The P.E.I. government will hit Islanders again this year with a back-handed tax increase by not indexing tax brackets, complains the Canadian Taxpayers Federation.
'Where it really effects people is people in the middle income.'— Kevin Lacey, Canadian Taxpayers Federation
In seven of 10 provinces this year income tax brackets were increased to match inflation, but not on P.E.I. The Island has not indexed its tax brackets since 2008.
"Without indexing the brackets, P.E.I. becomes less and less competitive each and every year because its taxes become more and more expensive to pay," said Kevin Lacey, Atlantic director for the Canadian Taxpayers Federation.
"Already the province is the third highest taxes in all of Canada."
Someone on P.E.I. making $45,000 a year is paying around $640 more a year in provincial tax than someone in New Brunswick, where tax brackets are indexed, Lacey said.
"Where it really effects people is people in the middle income, that as they earn more money they're moving into higher tax brackets paying higher taxes, but their buying power remains the same," he said.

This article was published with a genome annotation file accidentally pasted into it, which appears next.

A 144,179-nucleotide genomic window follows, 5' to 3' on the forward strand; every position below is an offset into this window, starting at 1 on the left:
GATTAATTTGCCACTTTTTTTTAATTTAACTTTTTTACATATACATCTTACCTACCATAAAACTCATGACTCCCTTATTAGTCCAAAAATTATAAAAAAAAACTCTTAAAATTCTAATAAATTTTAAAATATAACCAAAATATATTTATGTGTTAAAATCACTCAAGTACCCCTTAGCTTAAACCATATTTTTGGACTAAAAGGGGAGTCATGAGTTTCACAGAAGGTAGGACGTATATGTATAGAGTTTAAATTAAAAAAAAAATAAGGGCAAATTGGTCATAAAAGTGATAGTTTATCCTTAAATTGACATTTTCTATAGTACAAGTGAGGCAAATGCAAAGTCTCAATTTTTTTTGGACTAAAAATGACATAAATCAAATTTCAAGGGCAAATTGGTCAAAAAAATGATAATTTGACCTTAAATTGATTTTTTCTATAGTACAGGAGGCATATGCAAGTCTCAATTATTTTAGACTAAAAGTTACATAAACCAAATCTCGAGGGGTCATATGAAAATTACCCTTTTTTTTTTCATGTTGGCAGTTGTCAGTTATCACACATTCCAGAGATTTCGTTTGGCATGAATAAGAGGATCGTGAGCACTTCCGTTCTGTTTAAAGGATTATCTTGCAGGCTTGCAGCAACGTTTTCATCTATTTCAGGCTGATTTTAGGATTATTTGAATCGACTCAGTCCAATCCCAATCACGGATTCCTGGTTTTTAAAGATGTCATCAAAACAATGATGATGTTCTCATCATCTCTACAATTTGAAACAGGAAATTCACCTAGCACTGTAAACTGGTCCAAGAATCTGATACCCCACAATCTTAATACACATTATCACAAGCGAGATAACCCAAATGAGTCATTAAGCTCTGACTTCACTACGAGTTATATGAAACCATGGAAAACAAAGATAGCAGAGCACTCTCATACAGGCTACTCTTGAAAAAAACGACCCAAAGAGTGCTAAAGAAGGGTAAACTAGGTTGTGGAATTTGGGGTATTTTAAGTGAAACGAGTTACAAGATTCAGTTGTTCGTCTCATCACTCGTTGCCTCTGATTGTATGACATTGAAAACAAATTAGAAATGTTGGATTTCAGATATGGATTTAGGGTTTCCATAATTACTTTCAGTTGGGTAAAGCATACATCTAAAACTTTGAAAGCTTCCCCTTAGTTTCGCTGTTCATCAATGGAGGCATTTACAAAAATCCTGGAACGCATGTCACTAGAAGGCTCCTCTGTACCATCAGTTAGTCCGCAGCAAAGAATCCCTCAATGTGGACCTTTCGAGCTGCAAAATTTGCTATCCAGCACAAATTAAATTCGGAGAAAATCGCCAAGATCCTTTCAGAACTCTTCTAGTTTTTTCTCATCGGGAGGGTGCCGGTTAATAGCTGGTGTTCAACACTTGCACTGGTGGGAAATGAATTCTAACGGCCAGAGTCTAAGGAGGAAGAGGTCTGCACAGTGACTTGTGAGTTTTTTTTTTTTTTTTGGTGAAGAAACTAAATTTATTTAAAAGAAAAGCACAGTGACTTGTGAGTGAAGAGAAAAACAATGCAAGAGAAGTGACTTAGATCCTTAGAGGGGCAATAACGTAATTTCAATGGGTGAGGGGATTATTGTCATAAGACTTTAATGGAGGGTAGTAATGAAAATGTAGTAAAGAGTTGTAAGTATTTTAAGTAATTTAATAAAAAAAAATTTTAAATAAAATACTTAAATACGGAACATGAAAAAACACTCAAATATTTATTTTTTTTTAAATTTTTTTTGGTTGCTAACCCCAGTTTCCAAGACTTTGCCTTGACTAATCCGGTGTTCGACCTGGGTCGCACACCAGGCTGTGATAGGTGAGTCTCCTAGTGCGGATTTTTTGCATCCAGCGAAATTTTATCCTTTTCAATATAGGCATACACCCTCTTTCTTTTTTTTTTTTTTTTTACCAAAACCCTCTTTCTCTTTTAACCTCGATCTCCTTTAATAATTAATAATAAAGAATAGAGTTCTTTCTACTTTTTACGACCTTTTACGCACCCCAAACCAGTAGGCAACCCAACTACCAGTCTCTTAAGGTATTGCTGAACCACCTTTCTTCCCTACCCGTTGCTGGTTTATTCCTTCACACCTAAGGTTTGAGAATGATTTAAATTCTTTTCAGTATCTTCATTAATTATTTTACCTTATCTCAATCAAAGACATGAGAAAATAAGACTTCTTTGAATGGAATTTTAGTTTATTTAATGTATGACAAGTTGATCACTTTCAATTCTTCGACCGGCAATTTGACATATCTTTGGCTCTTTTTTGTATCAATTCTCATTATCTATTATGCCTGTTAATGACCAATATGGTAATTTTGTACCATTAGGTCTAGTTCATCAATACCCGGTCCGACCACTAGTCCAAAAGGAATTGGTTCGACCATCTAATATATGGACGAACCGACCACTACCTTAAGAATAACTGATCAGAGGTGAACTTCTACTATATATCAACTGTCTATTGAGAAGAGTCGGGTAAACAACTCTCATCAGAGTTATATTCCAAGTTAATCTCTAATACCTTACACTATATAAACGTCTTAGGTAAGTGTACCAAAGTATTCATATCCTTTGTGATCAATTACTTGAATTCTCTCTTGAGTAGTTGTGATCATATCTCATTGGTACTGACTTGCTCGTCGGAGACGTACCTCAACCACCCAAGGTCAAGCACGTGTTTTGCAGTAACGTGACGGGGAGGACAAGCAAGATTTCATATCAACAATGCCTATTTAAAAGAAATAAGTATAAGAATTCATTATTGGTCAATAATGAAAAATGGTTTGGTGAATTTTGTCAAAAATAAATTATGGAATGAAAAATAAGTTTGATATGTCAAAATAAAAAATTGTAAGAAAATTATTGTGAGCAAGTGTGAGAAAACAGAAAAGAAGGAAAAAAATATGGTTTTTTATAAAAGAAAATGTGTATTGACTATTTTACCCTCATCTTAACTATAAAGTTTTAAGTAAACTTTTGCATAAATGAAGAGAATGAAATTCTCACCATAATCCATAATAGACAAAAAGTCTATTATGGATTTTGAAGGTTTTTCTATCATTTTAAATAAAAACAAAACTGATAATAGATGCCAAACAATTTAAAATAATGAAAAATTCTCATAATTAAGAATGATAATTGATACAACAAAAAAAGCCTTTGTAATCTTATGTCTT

There are other changes P.E.I. could have made, Lacey noted, that would have helped ease a taxpayer's burden.
Nova Scotia didn't index this year either, but helped all taxpayers by raising the personal exemption by $250, and indexed several tax credits for low-income earners and seniors.
P.E.I. Finance Minister Wes Sheridan weighed similar changes, but did not implement them for this year.
Sheridan said indexing tax brackets would have cost the government $3.1 million, a little less than five per cent of the projected deficit. He said he does not intend to index tax brackets until the budget is balanced, which he says will be in 2014.